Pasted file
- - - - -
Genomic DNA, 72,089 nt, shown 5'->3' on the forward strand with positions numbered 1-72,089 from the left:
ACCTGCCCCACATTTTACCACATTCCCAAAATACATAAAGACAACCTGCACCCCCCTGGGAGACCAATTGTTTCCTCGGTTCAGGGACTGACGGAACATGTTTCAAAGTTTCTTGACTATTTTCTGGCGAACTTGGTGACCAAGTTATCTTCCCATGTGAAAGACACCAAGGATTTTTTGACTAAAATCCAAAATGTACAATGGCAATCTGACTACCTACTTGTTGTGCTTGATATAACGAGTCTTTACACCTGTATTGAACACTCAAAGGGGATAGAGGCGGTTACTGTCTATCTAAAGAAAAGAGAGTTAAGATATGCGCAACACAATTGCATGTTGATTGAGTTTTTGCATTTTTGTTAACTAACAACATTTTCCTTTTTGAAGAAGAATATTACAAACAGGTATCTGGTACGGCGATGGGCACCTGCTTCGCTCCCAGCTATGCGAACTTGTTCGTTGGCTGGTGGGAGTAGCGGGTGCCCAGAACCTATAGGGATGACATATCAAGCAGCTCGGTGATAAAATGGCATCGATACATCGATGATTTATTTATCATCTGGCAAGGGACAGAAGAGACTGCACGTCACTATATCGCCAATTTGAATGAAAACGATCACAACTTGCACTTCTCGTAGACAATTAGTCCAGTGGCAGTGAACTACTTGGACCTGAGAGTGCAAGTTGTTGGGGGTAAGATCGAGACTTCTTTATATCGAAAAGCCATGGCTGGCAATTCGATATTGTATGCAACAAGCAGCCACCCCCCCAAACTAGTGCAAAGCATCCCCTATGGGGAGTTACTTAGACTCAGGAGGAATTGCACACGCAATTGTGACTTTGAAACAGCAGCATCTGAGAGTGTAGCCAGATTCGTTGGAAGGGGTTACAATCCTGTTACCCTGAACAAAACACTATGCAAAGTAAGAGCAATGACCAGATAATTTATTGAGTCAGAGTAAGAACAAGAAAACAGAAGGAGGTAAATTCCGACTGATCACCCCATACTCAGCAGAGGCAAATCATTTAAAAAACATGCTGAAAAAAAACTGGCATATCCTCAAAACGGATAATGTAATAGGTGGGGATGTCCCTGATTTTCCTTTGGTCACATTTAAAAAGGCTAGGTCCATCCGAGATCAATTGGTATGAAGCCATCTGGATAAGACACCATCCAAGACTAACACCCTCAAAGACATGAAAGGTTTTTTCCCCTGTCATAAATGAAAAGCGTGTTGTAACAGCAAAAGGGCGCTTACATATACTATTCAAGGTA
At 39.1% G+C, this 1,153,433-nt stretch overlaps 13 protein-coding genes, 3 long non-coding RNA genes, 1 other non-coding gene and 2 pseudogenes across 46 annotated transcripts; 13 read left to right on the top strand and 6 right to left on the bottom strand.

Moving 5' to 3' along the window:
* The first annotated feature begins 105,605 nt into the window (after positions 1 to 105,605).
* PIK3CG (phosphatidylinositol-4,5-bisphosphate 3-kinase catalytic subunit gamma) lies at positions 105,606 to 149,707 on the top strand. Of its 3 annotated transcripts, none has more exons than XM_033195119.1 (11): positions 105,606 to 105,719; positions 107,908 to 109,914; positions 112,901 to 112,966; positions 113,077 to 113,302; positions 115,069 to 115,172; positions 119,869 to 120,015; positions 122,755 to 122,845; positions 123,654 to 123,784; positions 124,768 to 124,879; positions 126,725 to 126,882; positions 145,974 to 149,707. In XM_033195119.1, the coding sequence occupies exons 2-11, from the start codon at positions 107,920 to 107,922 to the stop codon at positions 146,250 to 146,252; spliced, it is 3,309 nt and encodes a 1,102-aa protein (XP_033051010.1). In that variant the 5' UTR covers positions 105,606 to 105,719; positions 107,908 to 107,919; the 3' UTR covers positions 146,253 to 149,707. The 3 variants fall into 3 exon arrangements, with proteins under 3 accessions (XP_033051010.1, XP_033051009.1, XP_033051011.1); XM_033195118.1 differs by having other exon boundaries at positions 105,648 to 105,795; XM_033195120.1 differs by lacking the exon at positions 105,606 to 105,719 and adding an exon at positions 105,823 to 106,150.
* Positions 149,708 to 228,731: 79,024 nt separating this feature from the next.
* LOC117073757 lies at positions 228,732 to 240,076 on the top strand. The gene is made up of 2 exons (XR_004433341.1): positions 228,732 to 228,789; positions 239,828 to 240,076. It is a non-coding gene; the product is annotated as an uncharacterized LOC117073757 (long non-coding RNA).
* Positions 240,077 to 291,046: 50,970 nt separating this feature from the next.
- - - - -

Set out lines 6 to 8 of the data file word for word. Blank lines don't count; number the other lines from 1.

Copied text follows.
* PIK3CG (phosphatidylinositol-4,5-bisphosphate 3-kinase catalytic subunit gamma) lies at positions 105,606 to 149,707 on the top strand. Of its 3 annotated transcripts, none has more exons than XM_033195119.1 (11): positions 105,606 to 105,719; positions 107,908 to 109,914; positions 112,901 to 112,966; positions 113,077 to 113,302; positions 115,069 to 115,172; positions 119,869 to 120,015; positions 122,755 to 122,845; positions 123,654 to 123,784; positions 124,768 to 124,879; positions 126,725 to 126,882; positions 145,974 to 149,707. In XM_033195119.1, the coding sequence occupies exons 2-11, from the start codon at positions 107,920 to 107,922 to the stop codon at positions 146,250 to 146,252; spliced, it is 3,309 nt and encodes a 1,102-aa protein (XP_033051010.1). In that variant the 5' UTR covers positions 105,606 to 105,719; positions 107,908 to 107,919; the 3' UTR covers positions 146,253 to 149,707. The 3 variants fall into 3 exon arrangements, with proteins under 3 accessions (XP_033051010.1, XP_033051009.1, XP_033051011.1); XM_033195118.1 differs by having other exon boundaries at positions 105,648 to 105,795; XM_033195120.1 differs by lacking the exon at positions 105,606 to 105,719 and adding an exon at positions 105,823 to 106,150.
* Positions 149,708 to 228,731: 79,024 nt separating this feature from the next.
* LOC117073757 lies at positions 228,732 to 240,076 on the top strand. The gene is made up of 2 exons (XR_004433341.1): positions 228,732 to 228,789; positions 239,828 to 240,076. It is a non-coding gene; the product is annotated as an uncharacterized LOC117073757 (long non-coding RNA).